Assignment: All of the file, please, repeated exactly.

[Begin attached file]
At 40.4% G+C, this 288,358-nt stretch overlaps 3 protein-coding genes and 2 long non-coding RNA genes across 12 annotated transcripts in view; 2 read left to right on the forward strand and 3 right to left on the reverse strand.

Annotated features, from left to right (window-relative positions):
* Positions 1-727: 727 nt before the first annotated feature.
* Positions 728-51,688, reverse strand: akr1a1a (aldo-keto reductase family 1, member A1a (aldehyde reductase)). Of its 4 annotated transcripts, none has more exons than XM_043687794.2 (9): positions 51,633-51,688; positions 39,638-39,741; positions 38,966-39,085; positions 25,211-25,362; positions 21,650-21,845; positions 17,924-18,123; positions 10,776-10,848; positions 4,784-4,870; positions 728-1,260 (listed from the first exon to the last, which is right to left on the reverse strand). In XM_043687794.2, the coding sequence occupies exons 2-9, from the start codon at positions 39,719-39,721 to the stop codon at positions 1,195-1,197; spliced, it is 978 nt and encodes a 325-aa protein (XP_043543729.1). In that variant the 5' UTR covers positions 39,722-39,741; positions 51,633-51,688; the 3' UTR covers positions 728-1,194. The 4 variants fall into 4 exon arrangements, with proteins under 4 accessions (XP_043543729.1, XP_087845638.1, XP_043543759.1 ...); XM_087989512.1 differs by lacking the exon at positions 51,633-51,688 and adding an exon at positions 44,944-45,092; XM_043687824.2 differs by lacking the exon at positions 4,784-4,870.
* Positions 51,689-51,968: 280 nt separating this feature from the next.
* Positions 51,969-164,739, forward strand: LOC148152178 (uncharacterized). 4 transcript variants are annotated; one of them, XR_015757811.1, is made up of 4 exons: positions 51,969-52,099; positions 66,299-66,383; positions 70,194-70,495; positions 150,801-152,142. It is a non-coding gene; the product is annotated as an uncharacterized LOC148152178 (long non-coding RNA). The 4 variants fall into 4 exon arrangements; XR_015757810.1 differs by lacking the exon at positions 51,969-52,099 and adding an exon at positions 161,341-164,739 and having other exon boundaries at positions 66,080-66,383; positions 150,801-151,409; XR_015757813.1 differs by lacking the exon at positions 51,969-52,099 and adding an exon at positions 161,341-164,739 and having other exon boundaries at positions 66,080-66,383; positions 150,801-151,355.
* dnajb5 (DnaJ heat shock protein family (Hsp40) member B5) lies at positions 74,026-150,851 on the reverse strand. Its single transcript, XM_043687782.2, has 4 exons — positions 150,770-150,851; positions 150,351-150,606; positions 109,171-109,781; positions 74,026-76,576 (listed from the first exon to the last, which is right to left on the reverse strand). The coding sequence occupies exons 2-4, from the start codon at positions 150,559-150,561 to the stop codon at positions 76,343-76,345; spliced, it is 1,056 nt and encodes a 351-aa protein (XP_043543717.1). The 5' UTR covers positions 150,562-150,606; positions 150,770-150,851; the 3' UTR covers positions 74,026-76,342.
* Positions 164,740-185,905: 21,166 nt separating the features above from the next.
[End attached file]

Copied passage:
At 40.4% G+C, this 288,358-nt stretch overlaps 3 protein-coding genes and 2 long non-coding RNA genes across 12 annotated transcripts in view; 2 read left to right on the forward strand and 3 right to left on the reverse strand.

Annotated features, from left to right (window-relative positions):
* Positions 1-727: 727 nt before the first annotated feature.
* Positions 728-51,688, reverse strand: akr1a1a (aldo-keto reductase family 1, member A1a (aldehyde reductase)). Of its 4 annotated transcripts, none has more exons than XM_043687794.2 (9): positions 51,633-51,688; positions 39,638-39,741; positions 38,966-39,085; positions 25,211-25,362; positions 21,650-21,845; positions 17,924-18,123; positions 10,776-10,848; positions 4,784-4,870; positions 728-1,260 (listed from the first exon to the last, which is right to left on the reverse strand). In XM_043687794.2, the coding sequence occupies exons 2-9, from the start codon at positions 39,719-39,721 to the stop codon at positions 1,195-1,197; spliced, it is 978 nt and encodes a 325-aa protein (XP_043543729.1). In that variant the 5' UTR covers positions 39,722-39,741; positions 51,633-51,688; the 3' UTR covers positions 728-1,194. The 4 variants fall into 4 exon arrangements, with proteins under 4 accessions (XP_043543729.1, XP_087845638.1, XP_043543759.1 ...); XM_087989512.1 differs by lacking the exon at positions 51,633-51,688 and adding an exon at positions 44,944-45,092; XM_043687824.2 differs by lacking the exon at positions 4,784-4,870.
* Positions 51,689-51,968: 280 nt separating this feature from the next.
* Positions 51,969-164,739, forward strand: LOC148152178 (uncharacterized). 4 transcript variants are annotated; one of them, XR_015757811.1, is made up of 4 exons: positions 51,969-52,099; positions 66,299-66,383; positions 70,194-70,495; positions 150,801-152,142. It is a non-coding gene; the product is annotated as an uncharacterized LOC148152178 (long non-coding RNA). The 4 variants fall into 4 exon arrangements; XR_015757810.1 differs by lacking the exon at positions 51,969-52,099 and adding an exon at positions 161,341-164,739 and having other exon boundaries at positions 66,080-66,383; positions 150,801-151,409; XR_015757813.1 differs by lacking the exon at positions 51,969-52,099 and adding an exon at positions 161,341-164,739 and having other exon boundaries at positions 66,080-66,383; positions 150,801-151,355.
* dnajb5 (DnaJ heat shock protein family (Hsp40) member B5) lies at positions 74,026-150,851 on the reverse strand. Its single transcript, XM_043687782.2, has 4 exons — positions 150,770-150,851; positions 150,351-150,606; positions 109,171-109,781; positions 74,026-76,576 (listed from the first exon to the last, which is right to left on the reverse strand). The coding sequence occupies exons 2-4, from the start codon at positions 150,559-150,561 to the stop codon at positions 76,343-76,345; spliced, it is 1,056 nt and encodes a 351-aa protein (XP_043543717.1). The 5' UTR covers positions 150,562-150,606; positions 150,770-150,851; the 3' UTR covers positions 74,026-76,342.
* Positions 164,740-185,905: 21,166 nt separating the features above from the next.